How did this machine jump into the future?
Not all time synchronization problems come from a hardware issue. This is a story about something else entirely with a healthy dose of unintended consequences.
I don't remember exactly how this came on my radar, but someone had a very big problem. One of their many machines was apparently operating several days in the future and was making a mess of things. Depending on which server was picked by the load balancing methods, it would either work just fine or it would get very interesting.
To give you some idea of how this can make things strange, think about what happens when you use your server time in order to "stamp" events as they are received. Now imagine it's a chat system. Users fire off messages at the chat, and those HTTP requests wind up at one of any number of servers. Maybe one time in 50, the message gets stamped in the future, and it really screws up the timeline.
They eventually found the machine with the "bad clock" and wanted to know what had happened, and why ntpd wouldn't fix it. I could answer the second question first: ntpd will refuse to start if you're too far out of sync with what it thinks the upstream time is. You can override this with certain flags, but those come with their own caveats.
ntpd was actually starting over and over and over on this box. It would come up, check the time, notice it was too far out of whack, and would shut itself down. Then something else would come along, bonk it on the head, and try to start it again. At no point did it actually succeed.
While this was going on, the server processes on this machine were still running, and so any time they got traffic from the outside world, they would apply the ridiculous time to those events.
We put the clock back to about where it should be and ntpd came back up and started doing its job again. This put out the fire temporarily, and now the remaining question was: how did this happen?
This one turned out to be a matter of reading the shell history. At some point in the past, someone had run a command like this:
date -s @1524580601
I had actually seen this one before and so it all fell into place. We had a human logged in as root a couple of days earlier, and they had apparently come across a Unix timestamp (1524580601) and wanted to know what it looked like in human-readable terms. They knew to run date with a switch and '@' in front of the number, but they made one key mistake.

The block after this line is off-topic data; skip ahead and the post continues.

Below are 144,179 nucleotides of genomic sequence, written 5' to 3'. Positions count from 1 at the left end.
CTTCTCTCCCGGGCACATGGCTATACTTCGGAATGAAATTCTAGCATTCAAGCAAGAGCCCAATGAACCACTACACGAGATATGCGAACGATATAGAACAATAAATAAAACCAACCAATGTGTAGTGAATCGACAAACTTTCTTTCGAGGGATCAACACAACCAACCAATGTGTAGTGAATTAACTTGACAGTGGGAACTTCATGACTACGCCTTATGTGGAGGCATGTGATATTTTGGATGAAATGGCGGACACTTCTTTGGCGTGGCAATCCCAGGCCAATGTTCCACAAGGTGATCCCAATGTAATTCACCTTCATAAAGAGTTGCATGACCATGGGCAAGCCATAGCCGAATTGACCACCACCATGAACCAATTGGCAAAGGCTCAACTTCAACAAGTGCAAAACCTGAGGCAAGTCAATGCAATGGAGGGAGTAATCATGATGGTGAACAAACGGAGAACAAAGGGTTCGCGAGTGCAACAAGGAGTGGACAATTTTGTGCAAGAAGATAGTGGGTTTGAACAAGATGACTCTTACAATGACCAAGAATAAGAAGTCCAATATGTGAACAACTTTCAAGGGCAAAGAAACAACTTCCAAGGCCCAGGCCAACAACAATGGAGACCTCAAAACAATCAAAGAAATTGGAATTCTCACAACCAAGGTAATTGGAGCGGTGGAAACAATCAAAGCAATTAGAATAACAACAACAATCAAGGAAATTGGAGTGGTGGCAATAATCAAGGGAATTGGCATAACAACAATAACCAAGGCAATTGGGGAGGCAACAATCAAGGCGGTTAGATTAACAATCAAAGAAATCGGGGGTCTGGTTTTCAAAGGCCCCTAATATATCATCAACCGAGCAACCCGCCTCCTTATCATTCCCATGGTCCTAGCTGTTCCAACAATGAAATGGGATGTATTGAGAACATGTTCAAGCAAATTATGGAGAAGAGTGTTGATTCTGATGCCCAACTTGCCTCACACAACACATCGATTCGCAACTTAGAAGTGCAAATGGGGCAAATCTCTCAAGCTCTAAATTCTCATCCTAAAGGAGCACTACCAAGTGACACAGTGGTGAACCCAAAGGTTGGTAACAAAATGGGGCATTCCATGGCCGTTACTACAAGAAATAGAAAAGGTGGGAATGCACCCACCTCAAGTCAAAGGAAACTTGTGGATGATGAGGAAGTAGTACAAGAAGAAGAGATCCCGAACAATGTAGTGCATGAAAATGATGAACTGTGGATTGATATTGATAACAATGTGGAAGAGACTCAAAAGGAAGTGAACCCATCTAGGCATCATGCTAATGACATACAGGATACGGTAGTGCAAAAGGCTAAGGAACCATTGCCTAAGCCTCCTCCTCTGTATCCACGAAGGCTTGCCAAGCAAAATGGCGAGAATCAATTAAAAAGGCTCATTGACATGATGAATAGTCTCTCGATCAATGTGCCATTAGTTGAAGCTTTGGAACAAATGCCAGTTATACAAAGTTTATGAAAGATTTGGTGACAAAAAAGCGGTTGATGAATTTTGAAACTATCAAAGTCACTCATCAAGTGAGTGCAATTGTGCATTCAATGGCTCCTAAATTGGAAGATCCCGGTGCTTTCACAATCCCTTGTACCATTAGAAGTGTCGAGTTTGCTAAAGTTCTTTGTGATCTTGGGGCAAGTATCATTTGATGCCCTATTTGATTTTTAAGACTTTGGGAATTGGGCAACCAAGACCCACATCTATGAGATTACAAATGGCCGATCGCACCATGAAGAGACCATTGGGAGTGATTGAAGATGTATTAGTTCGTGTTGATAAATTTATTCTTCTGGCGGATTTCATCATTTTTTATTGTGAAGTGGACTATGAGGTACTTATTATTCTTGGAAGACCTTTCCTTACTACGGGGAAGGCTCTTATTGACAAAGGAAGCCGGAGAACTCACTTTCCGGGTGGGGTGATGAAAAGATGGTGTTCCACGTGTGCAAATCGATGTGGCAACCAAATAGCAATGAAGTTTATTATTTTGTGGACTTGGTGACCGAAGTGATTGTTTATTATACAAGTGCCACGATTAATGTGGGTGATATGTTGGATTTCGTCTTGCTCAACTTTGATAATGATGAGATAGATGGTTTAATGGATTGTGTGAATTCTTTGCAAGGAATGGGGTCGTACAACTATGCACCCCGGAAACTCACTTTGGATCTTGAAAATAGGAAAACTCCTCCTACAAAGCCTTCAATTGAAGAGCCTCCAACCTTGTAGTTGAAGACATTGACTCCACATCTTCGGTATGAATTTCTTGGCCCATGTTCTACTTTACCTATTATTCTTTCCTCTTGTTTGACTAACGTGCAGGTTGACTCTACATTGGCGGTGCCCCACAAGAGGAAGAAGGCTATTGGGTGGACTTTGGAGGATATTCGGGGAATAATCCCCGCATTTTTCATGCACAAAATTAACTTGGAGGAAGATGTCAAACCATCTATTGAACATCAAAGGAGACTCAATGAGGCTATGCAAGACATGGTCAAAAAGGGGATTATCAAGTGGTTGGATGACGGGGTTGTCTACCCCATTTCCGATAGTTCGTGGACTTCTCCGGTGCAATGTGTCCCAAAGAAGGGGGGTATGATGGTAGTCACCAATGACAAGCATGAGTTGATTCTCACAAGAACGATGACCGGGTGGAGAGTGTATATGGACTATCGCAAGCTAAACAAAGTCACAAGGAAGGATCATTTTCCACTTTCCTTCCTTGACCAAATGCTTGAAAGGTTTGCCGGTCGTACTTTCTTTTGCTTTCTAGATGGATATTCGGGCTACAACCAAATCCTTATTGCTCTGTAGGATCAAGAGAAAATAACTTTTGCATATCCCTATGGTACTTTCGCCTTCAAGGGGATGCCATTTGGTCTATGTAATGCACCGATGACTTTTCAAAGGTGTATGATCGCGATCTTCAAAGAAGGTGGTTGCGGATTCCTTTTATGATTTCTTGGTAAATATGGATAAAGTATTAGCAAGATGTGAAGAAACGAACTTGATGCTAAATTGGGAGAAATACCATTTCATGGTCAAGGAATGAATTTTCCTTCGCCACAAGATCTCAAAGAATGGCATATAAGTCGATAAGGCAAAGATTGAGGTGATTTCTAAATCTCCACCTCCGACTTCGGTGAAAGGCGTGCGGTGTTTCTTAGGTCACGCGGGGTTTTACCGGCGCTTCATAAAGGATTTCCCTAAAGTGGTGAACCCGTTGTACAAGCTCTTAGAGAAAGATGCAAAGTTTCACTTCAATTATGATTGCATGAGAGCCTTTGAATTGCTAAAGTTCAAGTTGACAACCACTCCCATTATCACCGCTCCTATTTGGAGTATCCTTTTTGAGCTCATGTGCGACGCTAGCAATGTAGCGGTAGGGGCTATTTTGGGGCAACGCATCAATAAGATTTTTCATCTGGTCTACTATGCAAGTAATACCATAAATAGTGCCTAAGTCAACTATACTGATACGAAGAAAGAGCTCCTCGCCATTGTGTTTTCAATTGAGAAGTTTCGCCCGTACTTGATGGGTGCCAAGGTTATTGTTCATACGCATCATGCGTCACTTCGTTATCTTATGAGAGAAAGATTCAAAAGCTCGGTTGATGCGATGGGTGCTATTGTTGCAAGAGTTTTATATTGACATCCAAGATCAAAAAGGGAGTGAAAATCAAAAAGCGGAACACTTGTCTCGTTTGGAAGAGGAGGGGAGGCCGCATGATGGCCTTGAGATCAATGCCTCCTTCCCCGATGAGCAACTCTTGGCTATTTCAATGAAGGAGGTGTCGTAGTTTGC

They used '-s' instead of '-d'.
What's the difference? Well, both of them will translate the number into something like "Tue Apr 24 07:36:41 PDT 2018", but 's' also sets the clock while doing it.
Did this person intend to change the system clock and bump it ahead several days? I'm guessing they did not, so what happened?
Assuming you are using a QWERTY-ish keyboard layout, have a look at the home row and notice what you find. 's' and 'd' are adjacent left-hand keys. It wouldn't be terribly difficult to miss and hit the wrong one. Also, when you ran the command, it would give the output you expected without so much as a comment about what else it had done. As a result, you would have no idea that you had done anything wrong!
There are so many things which could have happened differently here. Here are just a few.
First, logging in as root to the box meant that this command had sharpened teeth. If you were running as some non-privileged user, it would have no effect. Save root for when you actually need it.
Second, logging in -at all- with ssh when all you want to do is look at logs can suggest that you are missing some kind of automation or other "hands-off" access methods.
Third, you could defang 'date' itself, such that '-s' no longer functions on your machine. This could be done with a wrapper which detects attempts to invoke it with that arg and rejects it. You could also try something a little more wacky by making it suid to some non-root user (!), so even if root runs it, it'll wind up casting off its permissions.
Both of these hacks are well outside the realm of "least surprise" and are mighty fragile. Your next OS/package update which happens to touch /bin/date will almost certainly undo the change. That means you'd then have to layer on something else to keep putting your hack in place.
Fourth, the server software probably should decline to accept work if ntpd is not up and running and happily synced. Of course, once you do this, you probably also get to figure out a way to make clients ignore that if too many systems start claiming it. Otherwise, the next time you have a ntp outage (but the clocks are otherwise fine), you'll also have a service outage as they all declare themselves unhealthy.
You get most of the wins by just implementing #1.